Last modified on July 29, 2016, at 00:56

Chemical reactor

A chemical reactor is a process unit which combines one or more chemicals into another by promoting a chemical reaction. Reactors can be run as flow systems or as batch systems.

The design equation for a chemical reactor is based directly on the general balance equation



j is a specific species (chemical) in the system
Fj0 is the molar flow rate into the system of species j
Fj is the molar flow rate out of the system of species j
rj is the rate of appearance of species j[2]
V is volume in which the reactor takes place
Nj is the number of moles of species j

The design equation is typically performed on the limiting reactant of a reaction.

Batch Reactor

A batch reactor is the simplest form of a chemical reactor. A batch reactor is simply a vessel of fixed or variable volume which has no material flows into or out of the system. A batch reactor could be as small as a beaker in a chemistry lab, or as large as a 1,000 gallon fermenter in a large scale brewery.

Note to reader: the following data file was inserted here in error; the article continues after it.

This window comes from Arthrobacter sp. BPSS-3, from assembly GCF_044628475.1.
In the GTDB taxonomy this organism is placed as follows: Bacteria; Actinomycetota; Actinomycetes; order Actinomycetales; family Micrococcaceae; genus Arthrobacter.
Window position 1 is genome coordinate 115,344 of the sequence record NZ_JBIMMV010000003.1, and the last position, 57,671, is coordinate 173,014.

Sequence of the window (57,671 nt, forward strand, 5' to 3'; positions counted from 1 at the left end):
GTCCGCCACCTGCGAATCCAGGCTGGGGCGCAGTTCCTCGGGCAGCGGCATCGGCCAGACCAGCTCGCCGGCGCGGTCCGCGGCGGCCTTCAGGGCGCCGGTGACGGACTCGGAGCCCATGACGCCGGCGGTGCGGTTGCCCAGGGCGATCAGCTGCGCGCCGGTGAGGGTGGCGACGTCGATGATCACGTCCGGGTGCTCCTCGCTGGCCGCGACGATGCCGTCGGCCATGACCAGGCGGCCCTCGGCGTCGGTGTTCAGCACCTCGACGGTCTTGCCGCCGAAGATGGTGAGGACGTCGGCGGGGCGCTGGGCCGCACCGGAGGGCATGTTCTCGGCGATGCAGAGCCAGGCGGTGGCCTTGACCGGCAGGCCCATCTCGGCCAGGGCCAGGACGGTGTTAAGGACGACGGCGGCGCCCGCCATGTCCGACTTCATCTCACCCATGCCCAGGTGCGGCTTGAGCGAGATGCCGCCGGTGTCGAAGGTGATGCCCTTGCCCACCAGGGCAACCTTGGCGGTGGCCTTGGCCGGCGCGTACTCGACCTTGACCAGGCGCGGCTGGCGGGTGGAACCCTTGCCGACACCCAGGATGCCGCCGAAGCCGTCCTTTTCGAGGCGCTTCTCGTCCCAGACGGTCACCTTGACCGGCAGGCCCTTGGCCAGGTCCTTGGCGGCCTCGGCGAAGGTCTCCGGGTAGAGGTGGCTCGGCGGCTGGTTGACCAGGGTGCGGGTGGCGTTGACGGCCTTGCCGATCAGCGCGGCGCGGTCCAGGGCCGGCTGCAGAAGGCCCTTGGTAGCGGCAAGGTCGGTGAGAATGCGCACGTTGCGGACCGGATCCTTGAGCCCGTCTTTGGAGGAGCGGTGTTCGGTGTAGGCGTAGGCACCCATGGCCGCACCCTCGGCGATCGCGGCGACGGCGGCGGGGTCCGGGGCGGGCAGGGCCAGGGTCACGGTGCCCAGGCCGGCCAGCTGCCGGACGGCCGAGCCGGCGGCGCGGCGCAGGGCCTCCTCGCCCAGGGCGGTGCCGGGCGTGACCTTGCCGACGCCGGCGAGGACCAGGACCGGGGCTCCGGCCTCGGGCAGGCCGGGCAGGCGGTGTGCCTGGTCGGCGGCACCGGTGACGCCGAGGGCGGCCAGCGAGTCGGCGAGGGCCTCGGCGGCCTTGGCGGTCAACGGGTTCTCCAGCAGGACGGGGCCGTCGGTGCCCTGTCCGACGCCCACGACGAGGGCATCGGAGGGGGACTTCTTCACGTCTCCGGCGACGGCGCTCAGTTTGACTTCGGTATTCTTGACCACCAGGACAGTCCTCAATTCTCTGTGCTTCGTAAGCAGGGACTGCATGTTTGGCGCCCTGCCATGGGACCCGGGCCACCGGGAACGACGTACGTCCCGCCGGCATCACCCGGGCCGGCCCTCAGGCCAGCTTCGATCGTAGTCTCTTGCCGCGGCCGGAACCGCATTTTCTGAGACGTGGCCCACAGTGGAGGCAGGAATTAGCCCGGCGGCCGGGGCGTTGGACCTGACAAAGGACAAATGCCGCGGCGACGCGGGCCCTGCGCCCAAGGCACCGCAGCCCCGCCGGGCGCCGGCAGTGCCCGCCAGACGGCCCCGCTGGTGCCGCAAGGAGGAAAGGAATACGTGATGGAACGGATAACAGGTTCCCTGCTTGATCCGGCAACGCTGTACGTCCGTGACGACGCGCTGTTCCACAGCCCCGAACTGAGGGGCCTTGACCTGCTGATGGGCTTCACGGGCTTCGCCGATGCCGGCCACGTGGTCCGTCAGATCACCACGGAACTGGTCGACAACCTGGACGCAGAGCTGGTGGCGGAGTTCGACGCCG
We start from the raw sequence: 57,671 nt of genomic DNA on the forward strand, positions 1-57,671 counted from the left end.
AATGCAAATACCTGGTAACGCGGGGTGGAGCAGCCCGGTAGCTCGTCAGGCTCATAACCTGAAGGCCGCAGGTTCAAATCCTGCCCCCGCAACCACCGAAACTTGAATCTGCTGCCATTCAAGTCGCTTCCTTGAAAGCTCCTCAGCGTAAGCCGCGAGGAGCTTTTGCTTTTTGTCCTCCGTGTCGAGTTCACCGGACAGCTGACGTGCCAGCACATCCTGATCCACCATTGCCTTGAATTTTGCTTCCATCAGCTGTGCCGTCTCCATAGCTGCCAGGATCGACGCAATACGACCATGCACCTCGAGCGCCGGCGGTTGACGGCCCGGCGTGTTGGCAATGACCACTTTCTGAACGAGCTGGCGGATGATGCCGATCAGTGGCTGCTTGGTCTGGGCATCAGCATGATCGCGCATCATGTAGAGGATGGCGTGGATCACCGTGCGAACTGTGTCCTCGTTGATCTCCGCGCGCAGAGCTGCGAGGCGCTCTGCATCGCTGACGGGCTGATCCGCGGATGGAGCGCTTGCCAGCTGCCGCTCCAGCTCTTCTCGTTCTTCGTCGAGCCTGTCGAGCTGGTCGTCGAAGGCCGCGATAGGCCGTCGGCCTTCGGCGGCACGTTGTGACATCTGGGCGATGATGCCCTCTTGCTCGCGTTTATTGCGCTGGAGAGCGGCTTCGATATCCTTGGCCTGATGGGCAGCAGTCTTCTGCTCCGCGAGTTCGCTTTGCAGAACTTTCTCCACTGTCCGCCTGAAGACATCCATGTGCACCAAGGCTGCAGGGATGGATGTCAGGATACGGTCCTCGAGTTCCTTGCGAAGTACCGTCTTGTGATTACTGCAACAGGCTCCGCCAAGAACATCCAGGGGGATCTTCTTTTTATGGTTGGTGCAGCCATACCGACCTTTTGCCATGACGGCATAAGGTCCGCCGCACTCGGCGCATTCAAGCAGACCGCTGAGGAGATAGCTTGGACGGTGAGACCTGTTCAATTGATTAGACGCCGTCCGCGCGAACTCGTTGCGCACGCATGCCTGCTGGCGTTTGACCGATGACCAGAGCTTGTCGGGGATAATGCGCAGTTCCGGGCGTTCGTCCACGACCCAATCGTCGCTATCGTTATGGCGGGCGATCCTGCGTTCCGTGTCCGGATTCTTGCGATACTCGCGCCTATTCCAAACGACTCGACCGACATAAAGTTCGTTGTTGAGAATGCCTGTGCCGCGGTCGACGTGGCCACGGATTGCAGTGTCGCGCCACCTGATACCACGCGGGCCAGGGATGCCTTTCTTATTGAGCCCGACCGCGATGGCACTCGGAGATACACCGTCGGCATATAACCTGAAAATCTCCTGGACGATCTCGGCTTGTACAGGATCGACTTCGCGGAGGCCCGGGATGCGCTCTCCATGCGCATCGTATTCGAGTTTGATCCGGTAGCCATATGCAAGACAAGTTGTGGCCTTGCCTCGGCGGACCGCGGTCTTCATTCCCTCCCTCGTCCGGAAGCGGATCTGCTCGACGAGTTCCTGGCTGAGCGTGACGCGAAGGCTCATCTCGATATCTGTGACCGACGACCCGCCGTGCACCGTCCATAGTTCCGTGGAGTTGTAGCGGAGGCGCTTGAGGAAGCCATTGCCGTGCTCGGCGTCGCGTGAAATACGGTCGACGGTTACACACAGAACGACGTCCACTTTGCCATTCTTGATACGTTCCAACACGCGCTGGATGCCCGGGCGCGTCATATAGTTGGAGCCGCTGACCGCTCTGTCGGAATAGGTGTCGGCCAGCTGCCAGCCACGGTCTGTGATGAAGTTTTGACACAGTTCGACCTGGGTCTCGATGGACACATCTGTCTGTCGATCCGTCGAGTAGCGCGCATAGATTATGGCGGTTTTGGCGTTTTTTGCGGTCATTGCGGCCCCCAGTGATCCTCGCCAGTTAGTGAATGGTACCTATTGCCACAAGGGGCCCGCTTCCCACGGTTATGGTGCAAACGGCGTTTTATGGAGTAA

Design Equation

Since batch reactors have no in or out flows, Fj0 and Fj are both equal to 0. If the reactor is assumed to be perfectly mixed, then there are no spacial variations of rj (in other words, rj is a constant and can be taken outside of the integral). Thus, the design equation for a batch reactor is



Batch reactors are useful for

  • small-scale operations
  • testing new processes
  • manufacturing expensive products
  • very slow processes (such as biological reactions)

Continuous Stirred-Tank Reactor

A continuous stirred-tank reactor (CSTR) is a well mixed tank with a flow of material flowing both into and out of it.

Design Equation

Like a batch reactor, CSTRs can be assumed to be well mixed. Additionally, CSTRs are almost always run at steady state, thus the differential term of the design equation is 0. The design equation for a CSTR is

Fj0 - Fj + rjV = 0

Since the well mixed assumption means that conditions anywhere in the tank are equal to conditions at the exit, rj is evaluated at the conditions of the exit stream.


  1. Fogler, H. Scott. Elements of Chemical Reaction Engineering, 4e. Pearson Education: 2006.
  2. Since the design equation is performed on a reactant, the rate of appearance is actually negative. For this reason -rj is often substituted, to represent dissapearance of the reactant.